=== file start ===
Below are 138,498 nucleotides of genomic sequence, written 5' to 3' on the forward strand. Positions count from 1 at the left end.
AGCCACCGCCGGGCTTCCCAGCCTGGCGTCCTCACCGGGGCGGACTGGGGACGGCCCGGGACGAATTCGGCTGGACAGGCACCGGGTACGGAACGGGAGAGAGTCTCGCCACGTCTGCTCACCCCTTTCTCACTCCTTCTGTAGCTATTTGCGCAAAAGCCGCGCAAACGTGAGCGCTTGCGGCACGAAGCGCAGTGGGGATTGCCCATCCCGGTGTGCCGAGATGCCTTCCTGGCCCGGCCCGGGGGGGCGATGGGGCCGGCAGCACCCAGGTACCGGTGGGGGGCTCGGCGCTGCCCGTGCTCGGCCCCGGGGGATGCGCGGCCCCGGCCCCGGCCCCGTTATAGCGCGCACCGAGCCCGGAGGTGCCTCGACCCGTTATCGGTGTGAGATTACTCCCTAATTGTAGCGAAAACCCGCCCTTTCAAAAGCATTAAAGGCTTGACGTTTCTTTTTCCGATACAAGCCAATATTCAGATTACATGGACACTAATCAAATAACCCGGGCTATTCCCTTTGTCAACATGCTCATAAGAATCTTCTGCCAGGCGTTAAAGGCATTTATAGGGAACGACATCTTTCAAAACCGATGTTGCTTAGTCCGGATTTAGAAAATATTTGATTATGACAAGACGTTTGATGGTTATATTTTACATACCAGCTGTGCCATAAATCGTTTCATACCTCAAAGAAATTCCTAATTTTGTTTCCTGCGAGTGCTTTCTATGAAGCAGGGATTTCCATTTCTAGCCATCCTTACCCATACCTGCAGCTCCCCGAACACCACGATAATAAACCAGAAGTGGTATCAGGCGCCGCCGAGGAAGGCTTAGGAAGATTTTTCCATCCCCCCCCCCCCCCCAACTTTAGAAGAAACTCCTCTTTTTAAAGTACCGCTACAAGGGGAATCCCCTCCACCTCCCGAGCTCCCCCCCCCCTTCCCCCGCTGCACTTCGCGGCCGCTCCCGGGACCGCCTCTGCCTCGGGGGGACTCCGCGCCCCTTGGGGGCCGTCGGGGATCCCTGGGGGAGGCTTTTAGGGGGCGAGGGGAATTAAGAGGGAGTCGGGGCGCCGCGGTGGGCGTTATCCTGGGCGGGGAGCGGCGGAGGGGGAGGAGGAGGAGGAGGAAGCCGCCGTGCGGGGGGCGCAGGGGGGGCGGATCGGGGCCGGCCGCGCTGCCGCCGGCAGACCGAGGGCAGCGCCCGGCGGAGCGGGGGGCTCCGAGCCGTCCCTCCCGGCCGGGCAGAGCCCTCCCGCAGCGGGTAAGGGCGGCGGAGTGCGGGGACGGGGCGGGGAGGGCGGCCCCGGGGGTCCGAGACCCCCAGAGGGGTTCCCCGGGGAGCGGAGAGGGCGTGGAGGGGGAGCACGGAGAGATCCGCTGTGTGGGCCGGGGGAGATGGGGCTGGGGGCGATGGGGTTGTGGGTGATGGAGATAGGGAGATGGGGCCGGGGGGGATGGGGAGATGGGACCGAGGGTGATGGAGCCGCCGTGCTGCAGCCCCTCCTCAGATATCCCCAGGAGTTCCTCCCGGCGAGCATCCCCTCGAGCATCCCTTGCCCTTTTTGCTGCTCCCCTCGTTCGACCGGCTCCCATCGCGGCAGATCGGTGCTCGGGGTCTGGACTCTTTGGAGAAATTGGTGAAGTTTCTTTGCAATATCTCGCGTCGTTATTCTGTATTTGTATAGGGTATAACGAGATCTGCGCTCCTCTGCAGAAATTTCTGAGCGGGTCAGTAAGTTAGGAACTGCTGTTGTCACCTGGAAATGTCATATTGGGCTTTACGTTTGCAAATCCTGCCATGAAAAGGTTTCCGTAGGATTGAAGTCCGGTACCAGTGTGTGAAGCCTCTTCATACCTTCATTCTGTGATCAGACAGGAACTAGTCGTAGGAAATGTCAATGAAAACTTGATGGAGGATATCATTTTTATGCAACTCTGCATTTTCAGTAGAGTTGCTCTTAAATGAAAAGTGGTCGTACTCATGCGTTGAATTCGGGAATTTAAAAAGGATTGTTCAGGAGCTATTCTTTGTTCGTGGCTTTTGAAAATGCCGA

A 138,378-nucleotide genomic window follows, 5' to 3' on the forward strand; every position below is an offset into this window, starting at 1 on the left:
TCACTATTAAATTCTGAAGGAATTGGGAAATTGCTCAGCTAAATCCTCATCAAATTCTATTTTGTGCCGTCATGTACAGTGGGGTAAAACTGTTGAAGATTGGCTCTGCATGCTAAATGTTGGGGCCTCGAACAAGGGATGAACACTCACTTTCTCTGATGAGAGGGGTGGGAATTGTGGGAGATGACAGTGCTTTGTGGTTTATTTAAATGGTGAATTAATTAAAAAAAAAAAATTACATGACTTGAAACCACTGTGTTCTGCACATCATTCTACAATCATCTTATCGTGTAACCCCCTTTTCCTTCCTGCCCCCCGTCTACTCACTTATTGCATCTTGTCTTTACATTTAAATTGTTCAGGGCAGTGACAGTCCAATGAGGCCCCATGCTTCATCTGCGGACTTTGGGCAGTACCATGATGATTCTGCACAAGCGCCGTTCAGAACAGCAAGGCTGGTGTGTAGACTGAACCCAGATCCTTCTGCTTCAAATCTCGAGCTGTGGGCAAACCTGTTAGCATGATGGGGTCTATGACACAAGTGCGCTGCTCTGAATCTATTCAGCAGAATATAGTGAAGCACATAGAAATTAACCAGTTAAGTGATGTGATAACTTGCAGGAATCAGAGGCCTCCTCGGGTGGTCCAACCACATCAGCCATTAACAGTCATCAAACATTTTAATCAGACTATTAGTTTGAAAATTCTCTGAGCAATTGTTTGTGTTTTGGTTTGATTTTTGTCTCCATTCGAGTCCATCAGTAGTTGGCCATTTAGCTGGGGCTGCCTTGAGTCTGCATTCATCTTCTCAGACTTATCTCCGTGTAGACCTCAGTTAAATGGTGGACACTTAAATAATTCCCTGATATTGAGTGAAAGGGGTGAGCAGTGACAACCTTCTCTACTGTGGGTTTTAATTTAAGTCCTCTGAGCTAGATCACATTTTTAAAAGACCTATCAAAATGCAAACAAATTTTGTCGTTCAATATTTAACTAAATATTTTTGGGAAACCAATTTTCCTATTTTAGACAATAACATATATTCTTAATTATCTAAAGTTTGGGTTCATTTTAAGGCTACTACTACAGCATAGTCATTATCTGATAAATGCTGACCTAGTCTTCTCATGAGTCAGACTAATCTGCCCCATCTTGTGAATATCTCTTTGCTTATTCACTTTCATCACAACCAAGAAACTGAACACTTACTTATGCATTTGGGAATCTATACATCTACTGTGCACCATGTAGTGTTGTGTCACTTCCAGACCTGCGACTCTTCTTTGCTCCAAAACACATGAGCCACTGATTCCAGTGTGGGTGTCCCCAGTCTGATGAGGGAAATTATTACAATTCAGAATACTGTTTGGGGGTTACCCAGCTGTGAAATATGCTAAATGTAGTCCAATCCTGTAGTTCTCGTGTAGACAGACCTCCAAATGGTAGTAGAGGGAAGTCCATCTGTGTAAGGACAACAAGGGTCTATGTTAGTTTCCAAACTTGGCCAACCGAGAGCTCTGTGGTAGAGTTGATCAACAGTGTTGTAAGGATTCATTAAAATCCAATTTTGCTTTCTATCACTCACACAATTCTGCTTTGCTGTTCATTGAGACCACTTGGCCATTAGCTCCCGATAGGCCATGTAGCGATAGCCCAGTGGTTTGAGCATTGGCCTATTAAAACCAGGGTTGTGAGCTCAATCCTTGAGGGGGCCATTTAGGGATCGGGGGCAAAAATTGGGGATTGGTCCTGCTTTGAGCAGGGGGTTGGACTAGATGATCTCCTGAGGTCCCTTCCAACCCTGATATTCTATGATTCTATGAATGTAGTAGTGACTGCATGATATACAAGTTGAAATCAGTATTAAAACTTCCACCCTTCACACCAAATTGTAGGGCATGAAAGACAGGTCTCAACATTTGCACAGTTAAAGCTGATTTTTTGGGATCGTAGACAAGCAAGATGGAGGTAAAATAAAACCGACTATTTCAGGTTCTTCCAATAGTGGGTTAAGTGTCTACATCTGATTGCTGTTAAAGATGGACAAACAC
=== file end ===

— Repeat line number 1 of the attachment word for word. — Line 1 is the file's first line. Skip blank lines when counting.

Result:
Below are 138,498 nucleotides of genomic sequence, written 5' to 3' on the forward strand. Positions count from 1 at the left end.